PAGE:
Hurricanes bring a storm of misinformation about hog farms. Use caution.

Summer 2020 Pork Report cover
Click on the image above to learn more about hurricanes and pig farms in the latest issue of the NC Pork Report.

As Hurricane Isaias makes its way toward North Carolina, it’s a good time to remind the news media about misperceptions regarding pig farms and hurricanes.

As the Associated Press reported last year, hurricanes often spawn storms of misinformation. That includes dire warnings about pig farms from activist groups intent on stoking fears. But history tells a different story. In the past four years, pig farms saw minimal impacts from two of the worst hurricanes to ever hit our state. Despite receiving more than three feet of rain during Hurricane Florence, 98% of treatment lagoons on our farms performed exactly as intended, suffering little or no damage.

It’s not by pure luck. During the past twenty years, the pork industry has made tremendous strides in how it prepares for hurricanes. Hundreds of lagoons in flood-prone areas have been voluntarily closed and the industry has been proactive in making hurricane preparations a year-round practice. Long before hurricane season arrives, farmers carefully manage treatment lagoons to maintain adequate storage in the event of heavy rains.

We have urged the media to exercise caution when reporting about pig farms during hurricanes. 

 When you see something negative about our farms during a hurricane, don’t be so quick to assume it’s true. That applies to photos as well.

Every year, we see media post photos that are incorrectly depicted as flooded hog farms. These photos are often supplied by activist groups who fly planes following storms in search of images that will portray our industry in a negative light.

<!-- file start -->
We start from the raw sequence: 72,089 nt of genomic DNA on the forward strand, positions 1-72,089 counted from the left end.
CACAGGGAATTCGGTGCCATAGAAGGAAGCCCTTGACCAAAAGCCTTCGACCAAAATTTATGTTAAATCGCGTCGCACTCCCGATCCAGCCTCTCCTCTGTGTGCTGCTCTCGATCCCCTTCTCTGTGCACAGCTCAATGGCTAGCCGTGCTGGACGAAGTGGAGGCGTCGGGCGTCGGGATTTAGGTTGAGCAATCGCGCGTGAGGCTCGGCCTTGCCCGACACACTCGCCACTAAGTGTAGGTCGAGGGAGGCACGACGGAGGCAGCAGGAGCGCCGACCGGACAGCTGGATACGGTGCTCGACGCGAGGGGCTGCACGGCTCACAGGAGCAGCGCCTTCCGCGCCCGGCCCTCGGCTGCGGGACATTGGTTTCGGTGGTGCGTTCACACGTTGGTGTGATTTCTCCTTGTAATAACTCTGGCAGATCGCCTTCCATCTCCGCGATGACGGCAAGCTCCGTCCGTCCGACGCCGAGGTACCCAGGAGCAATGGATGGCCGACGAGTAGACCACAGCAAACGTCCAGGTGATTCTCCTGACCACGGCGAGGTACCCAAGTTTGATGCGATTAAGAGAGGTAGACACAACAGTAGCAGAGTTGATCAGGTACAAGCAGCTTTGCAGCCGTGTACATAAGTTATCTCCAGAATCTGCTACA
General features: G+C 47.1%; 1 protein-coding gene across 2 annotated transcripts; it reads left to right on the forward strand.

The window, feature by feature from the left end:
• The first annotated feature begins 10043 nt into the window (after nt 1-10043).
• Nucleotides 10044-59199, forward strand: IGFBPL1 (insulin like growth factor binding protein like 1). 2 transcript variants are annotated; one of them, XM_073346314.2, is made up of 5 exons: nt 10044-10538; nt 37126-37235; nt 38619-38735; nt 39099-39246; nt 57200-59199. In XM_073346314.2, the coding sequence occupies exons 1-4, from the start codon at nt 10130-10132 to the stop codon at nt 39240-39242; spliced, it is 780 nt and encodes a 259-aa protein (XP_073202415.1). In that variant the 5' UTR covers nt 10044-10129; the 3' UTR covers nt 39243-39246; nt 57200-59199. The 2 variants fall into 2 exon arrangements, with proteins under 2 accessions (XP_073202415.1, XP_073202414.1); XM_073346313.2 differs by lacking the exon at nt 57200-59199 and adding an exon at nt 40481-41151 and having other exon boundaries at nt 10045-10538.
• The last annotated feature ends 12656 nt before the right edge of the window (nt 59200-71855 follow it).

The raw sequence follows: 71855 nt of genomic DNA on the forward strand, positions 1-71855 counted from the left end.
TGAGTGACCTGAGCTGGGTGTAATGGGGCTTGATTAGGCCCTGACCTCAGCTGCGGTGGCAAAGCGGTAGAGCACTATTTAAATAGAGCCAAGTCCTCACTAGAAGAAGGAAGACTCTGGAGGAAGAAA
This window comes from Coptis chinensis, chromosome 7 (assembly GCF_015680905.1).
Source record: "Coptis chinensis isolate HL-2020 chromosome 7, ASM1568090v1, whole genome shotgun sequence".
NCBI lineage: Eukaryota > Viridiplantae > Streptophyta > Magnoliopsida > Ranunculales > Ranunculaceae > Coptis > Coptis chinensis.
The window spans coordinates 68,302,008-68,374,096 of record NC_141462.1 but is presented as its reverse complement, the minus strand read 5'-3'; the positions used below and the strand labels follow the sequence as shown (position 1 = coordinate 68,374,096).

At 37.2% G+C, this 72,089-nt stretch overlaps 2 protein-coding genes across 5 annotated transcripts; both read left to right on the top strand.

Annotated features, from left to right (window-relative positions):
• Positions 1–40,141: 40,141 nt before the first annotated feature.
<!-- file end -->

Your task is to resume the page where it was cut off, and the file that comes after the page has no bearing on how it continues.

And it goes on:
Here are a few examples of photos that incorrectly claimed to show hog farms:

 

This Washington Post photo above, provided to the newspaper by an advocacy group called the Waterkeeper Alliance, is a flooded municipal wastewater treatment plant — not a pig farm.

 

This Associated Press photo above, claiming to show flooded hog barns, is actually a hay farm. (The news agency later corrected its error.)

 

These images above, aired on statewide and national television networks, claimed to show flooded pig farms. They are actually municipal treatment facilities and poultry farms.

We strive to be transparent about our farms. During hurricanes, we will post regular updates online and share factual details about how pig farms have been impacted by the storm. But history shows us that the impacts are often minimal. Greater threats tend to come from other areas, including municipal wastewater treatment facilities.

In the aftermath of Hurricane Florence, DEQ Secretary Michael Regan said: “We are really focused on our (municipal) wastewater treatment facilities because there are probably orders of magnitude more human waste that has escaped these wastewater treatment facilities than what has escaped these pig lagoons.”

This photo below shows how treatment lagoons (identified by the color, which is a result of beneficial bacteria) successfully withstood record flood waters, a credit to the engineers and others who built the farm.